Why is influencer marketing so effective?
Much like the QVC-effect, people are more likely to trust a neutral third party. This plays a vital role in bridging the gap between consumers and brands as the fellow social media user is a lot more relatable. And, although these are very often paid partnerships, consumers still believe third party opinions to be unbiased as, after all, the influencer’s reputation and credibility are also on the line.
But the difference, and maybe even the strength, of influencer marketing compared to the advertising formats that came before it is the way it empowers consumers. In this form, adverts don’t feel as forced as they used to. Rather, we have control over the influencers we follow and, therefore, the type of adverts we see.
As a result, brands are spending much less on mass, untargeted broadcasting wasted on large demographics who have no interest in their product and, instead, are opting for targeted campaigns via influencers that generate better results.
But, even with influencer marketing, getting the P2P element right is crucial for a successful campaign. Here’s what you can do:
The traditional method of reaching as many consumers as possible has become outdated and wasteful. Instead, campaigns that are focused on targeting a specific segment have a greater chance of generating relevant awareness, loyalty and sales.
An influencer has a niche area of expertise, which their followers are self-identifying as interested in. If your product or service fits that niche, the influencer provides a valuable gateway to your potential customers.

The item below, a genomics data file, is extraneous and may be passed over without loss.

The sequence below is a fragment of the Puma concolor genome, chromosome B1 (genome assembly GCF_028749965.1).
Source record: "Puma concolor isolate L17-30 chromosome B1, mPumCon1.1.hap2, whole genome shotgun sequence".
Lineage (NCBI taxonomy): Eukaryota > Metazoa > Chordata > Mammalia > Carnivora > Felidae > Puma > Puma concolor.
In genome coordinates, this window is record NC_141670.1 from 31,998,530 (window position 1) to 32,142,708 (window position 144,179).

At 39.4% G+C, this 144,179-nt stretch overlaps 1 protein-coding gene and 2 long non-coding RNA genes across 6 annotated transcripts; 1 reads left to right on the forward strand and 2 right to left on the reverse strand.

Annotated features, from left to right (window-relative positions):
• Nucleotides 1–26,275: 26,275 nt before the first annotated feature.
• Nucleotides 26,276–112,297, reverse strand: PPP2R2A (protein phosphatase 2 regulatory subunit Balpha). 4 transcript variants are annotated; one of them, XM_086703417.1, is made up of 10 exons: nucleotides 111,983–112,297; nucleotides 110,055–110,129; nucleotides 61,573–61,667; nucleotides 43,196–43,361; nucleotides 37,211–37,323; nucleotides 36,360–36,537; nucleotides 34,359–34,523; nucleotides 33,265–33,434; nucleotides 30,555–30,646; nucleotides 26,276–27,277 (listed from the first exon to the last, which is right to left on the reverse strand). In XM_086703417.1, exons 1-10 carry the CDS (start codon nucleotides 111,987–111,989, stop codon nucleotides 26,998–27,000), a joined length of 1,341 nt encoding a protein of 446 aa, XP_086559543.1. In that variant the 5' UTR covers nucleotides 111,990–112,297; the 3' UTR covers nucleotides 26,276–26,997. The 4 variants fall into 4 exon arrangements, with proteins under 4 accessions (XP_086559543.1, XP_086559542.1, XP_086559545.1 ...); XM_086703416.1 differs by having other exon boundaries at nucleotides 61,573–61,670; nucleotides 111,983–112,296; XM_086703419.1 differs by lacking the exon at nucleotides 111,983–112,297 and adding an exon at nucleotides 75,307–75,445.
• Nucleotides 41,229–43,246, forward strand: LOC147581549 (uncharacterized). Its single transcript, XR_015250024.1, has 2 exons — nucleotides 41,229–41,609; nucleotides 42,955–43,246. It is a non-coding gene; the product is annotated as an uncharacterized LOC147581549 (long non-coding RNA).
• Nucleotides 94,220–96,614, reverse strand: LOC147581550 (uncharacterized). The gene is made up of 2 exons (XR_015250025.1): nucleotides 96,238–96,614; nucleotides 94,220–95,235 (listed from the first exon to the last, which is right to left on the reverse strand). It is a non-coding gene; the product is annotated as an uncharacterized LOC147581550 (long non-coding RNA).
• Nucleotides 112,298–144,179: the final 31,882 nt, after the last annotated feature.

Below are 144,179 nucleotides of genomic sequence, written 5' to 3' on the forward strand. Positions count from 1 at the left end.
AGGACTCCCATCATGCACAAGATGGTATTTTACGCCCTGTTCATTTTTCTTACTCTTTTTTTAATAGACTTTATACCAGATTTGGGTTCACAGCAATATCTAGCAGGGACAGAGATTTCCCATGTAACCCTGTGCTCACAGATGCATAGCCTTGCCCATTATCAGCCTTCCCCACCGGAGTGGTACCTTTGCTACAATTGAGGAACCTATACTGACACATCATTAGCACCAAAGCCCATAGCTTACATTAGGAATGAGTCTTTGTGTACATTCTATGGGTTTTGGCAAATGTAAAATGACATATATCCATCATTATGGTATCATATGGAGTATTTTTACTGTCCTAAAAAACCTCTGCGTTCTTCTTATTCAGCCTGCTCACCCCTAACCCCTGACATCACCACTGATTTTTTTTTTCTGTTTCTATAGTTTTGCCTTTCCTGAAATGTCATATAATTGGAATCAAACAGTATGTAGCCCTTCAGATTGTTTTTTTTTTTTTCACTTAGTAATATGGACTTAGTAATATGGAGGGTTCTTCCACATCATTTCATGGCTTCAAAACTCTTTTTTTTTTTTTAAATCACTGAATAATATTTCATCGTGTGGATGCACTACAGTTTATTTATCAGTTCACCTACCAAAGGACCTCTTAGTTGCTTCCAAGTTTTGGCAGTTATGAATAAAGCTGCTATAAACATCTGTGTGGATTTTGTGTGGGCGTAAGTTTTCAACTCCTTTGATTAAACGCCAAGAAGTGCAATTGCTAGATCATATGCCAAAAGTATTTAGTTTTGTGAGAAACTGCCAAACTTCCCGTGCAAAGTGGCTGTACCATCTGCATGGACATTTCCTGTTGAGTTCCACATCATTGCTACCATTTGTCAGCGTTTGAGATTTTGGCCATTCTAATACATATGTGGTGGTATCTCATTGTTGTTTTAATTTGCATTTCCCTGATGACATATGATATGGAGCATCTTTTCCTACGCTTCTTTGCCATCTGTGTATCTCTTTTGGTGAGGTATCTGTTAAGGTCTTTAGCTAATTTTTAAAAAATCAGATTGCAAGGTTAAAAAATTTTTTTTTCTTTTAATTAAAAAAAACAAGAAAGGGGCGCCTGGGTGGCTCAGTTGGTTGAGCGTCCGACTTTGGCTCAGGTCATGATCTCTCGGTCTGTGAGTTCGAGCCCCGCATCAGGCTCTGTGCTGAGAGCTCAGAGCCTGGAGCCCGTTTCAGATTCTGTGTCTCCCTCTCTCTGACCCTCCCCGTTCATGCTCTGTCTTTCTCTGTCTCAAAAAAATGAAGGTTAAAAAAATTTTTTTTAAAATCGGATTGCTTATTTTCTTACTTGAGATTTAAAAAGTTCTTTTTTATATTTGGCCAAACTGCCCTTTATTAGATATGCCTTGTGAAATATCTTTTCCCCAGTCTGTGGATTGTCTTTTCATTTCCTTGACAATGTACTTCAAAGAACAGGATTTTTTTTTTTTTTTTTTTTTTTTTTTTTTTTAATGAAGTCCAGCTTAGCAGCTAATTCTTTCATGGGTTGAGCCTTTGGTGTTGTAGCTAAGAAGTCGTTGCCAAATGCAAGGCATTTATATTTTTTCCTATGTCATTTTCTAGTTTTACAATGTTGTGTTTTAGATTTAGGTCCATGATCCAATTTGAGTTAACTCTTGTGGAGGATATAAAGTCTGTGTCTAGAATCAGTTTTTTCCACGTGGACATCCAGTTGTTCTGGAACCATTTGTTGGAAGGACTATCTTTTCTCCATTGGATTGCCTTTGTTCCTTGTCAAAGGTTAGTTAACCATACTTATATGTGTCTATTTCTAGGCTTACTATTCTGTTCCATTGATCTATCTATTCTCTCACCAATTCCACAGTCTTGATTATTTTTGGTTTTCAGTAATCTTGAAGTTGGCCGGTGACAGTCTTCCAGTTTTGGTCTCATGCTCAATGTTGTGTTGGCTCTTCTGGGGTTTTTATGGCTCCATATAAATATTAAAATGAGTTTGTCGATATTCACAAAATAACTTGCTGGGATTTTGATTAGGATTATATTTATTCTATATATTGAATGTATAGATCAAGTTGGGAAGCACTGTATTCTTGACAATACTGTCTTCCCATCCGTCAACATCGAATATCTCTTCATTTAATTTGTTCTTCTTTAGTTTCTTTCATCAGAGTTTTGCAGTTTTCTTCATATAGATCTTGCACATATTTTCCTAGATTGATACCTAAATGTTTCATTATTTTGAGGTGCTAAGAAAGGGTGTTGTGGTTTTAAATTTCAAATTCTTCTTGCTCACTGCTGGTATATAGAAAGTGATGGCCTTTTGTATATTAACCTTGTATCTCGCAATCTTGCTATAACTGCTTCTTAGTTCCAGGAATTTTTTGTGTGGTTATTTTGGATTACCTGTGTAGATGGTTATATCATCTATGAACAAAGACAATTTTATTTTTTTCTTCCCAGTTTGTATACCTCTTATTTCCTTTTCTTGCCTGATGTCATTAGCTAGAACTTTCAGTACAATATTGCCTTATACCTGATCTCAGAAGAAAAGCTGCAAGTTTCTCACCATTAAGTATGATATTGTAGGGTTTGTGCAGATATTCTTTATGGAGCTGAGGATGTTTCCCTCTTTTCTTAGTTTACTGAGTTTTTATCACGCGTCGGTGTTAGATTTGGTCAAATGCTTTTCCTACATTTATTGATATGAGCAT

2) Take a human to human approach
One of the biggest pitfalls of technology is its lack of the human touch. However, social media appears to offer the best of both worlds for brands and consumers. It leverages the latest in technological advancement and combines them with our instinctive need for human interaction to generate greater brand engagement and loyalty.
For those that have mastered the in-store experience, an online one can also be created through the use of social media, which allows brands to show their personality and really connect with consumers.
3) Offer customer service on social media
It’s time to retire old customer service processes and embrace personalisation and online connectivity and that is exactly what many savvy companies recognise today.
Platforms, such as Twitter, offer an alternative to customer service call centres whereby consumers can contact you in their own time, quickly and concisely. Handling issues in this way is transparent, less time-consuming and much more informal and friendly.
4) Personalise messages
With information available to them 24/7 at their fingertips, consumers are more inclined to search for the things they need, rather than wait for an advert to tell them they need something. Therefore, marketing in this new age needs to be relevant and personal in order to be effective.
This is why creating engaging social media posts that are not just promotional but useful too is a better use of time and resources. Customers don’t want to feel harassed or pressured and respond more favourably to brands that make them feel as though they’ve come to a decision themselves through the engaging content and information the brand has provided them.
The reality is, although the channels and platforms of advertising have changed, the basic principles remain largely the same. People should still be at the heart of a brand’s activities and the best way to ensure this is through genuine human to human connection.
In that sense, not much has really changed since the 60s. But this doesn’t come as a huge surprise as it takes centuries for primeval, animalistic and instinctive behaviours to change so, until then, emphasis should continue to be placed on people.
For more information on creating successful influencer marketing campaigns, contact our team today.